Vang Vieng to Hin Hoeup ( 65 km)

Another day of ups and downs. The roads were in good shape. Not too much traffic. We were not sure where we would stop but when we pulled into Hin Hoeup, we felt it was time. There were lots of fruit stands and some local restaurants. We took a chance that we could find something to eat. 

Along the way we started to see one of the largest lakes in SE Asia. It is man made due to a dam. We saw lots of dried and fresh fish. Some 3 foot catfish at the markets. 

Dried fish


Big catfish


Weaving at the side of the road

Lovely work

Rolling down the road. 

          A ride through town

Both times we were in Northern Laos, we bought some Laos children’s books from an organization called “Big Brother Mouse”. We gave them to poor rural schools along our journey...

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Vang Vieng – A lot of moving parts

After spending time in the very remote parts of Laos, it was a bit of a shocker being in Vang Vieng.  Some many tourists and some strange tourist rituals.  The Laos government clamped down a few years ago on things in Vang Vieng. 

A menu from 2011

Info about changes at Vang Vieng

 

Below is a brief video about our time in Vang Vieng. 

          A lot of moving parts in Vang Vieng

 

Bye for now. 

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Warm Springs to Vang Vieng (77km)

After a great bath in the warm springs we headed down the road. Kasi was 25 km away and we stopped for a Laos Coffee (quite different) and a breakfast pizza.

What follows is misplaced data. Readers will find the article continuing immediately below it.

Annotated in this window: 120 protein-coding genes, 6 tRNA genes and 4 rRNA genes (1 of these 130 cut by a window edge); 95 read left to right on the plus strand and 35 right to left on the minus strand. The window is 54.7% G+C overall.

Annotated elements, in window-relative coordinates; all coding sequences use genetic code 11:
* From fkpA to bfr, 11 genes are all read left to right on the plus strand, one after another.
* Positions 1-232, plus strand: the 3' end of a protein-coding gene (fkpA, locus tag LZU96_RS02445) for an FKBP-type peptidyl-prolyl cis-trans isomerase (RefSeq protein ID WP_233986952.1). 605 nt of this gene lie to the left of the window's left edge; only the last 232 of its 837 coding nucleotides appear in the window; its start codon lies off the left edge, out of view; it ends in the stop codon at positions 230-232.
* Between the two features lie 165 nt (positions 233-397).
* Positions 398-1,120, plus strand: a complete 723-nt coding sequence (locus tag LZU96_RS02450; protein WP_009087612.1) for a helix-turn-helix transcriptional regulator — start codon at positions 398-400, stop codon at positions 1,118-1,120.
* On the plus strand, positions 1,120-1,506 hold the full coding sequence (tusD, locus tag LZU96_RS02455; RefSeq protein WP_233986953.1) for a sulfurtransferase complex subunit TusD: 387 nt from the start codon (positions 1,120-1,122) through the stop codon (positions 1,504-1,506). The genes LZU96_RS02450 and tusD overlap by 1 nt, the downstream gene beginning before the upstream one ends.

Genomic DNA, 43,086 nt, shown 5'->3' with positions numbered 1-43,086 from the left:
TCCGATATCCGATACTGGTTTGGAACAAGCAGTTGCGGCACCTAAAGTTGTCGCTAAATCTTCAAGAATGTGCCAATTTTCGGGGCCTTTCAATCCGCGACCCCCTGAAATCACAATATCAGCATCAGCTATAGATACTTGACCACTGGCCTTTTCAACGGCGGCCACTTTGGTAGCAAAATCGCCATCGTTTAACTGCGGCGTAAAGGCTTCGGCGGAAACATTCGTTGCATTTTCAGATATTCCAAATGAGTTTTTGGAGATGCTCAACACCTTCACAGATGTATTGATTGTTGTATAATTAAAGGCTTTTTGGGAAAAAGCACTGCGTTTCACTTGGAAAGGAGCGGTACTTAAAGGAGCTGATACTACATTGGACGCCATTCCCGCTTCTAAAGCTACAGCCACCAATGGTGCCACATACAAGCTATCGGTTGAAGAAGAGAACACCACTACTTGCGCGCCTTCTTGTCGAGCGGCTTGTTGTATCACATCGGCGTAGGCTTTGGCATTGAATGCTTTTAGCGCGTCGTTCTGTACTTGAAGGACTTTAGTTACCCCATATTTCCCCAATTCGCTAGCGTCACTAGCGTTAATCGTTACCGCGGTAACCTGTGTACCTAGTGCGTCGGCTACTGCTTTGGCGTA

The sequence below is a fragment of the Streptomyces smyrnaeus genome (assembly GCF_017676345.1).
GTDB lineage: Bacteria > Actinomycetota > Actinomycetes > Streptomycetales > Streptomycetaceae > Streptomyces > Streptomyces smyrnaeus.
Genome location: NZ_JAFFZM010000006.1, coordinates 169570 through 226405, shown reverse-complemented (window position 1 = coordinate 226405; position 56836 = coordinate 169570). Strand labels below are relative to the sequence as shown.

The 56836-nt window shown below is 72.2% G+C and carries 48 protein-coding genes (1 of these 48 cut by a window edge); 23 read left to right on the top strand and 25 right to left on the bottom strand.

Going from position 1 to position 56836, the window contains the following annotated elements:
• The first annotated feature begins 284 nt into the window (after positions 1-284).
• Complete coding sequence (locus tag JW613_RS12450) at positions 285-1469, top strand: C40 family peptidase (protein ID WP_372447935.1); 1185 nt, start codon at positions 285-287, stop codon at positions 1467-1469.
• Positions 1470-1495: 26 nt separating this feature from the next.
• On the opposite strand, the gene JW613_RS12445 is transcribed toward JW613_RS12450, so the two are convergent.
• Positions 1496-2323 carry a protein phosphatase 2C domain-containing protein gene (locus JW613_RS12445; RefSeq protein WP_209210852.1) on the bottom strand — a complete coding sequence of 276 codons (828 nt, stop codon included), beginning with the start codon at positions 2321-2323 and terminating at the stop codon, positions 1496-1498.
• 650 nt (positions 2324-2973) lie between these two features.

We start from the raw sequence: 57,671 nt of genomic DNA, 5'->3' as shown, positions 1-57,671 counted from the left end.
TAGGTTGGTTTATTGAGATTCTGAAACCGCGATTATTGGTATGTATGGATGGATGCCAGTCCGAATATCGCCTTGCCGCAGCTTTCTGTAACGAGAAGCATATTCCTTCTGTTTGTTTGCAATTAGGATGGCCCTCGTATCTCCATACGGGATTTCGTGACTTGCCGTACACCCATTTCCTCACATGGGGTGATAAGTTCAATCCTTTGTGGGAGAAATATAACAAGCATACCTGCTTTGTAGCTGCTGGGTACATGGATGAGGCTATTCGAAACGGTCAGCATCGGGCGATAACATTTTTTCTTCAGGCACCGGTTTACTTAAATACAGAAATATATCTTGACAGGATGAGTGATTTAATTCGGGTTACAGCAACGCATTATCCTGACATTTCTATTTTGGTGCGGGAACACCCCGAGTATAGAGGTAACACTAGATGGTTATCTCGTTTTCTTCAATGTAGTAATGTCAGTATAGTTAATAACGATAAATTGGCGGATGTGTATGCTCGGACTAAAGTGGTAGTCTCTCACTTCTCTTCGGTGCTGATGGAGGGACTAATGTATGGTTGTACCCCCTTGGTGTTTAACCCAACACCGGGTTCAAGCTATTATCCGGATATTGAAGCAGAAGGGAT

Cows on the road in this town. 

A busy town


Going to work

Rolling down the mountain. 

          Rolling down the mountain 

After coming out of the mountains, the landscape changed. 

Lettuce and cabbage patches

We also started to see children allowed to be children. 

          Play time

Below is a stall at a market. Scott I think they offer fermented tree rats on the Tuesday menu. 

Rodents for sale to BBQ

Below is a link to a video from today. 

          A few other videos

We just passed an area that was famous for action by the Hmong rebels.  These rebels were the ground forces for the CIA secret war...

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Kiu Kacham to Warm Springs 25 km south of Phou Khoun (75 km)

This was another climb day, although not as tough as yesterday. We pulled into Phou Khaun around lunch  time and got a standing ovation from a group of Belgium tourists travelling in a van. They passed us on one of the climbs and were a bit surprised by our age. 

This dusty cross roads town had a few guest houses, with shared squat toilets. We decided to add anothe 25km to our day and push through to a warm springs down the road. We hear there is a few bungalow with your own toilet (enough to entice us to do the extra 25 km). 

Mountain view.


R and R.

Selfie

So this warm springs was used extensively by the locals. Because the water flowed so fast it was remarkably clean. We went for our bath just before sun rise, before the local people use it...

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Xiang Ngeun to Kiu Kacham (53 km)

Well this was to be the toughest day so far and it was. We started out at 7:30 and immediately did a 16 km climb. After a lovely downhill we do a 24 km climb. For us 40 km of mountain climbing is a long day. We pulled into town around 3:30. 

Our strataegy at the end was to ride km up and rest 30 seconds. This allowed us to break the climb into bight size parts. The short rests allow our bodies To readjust without getting complacent.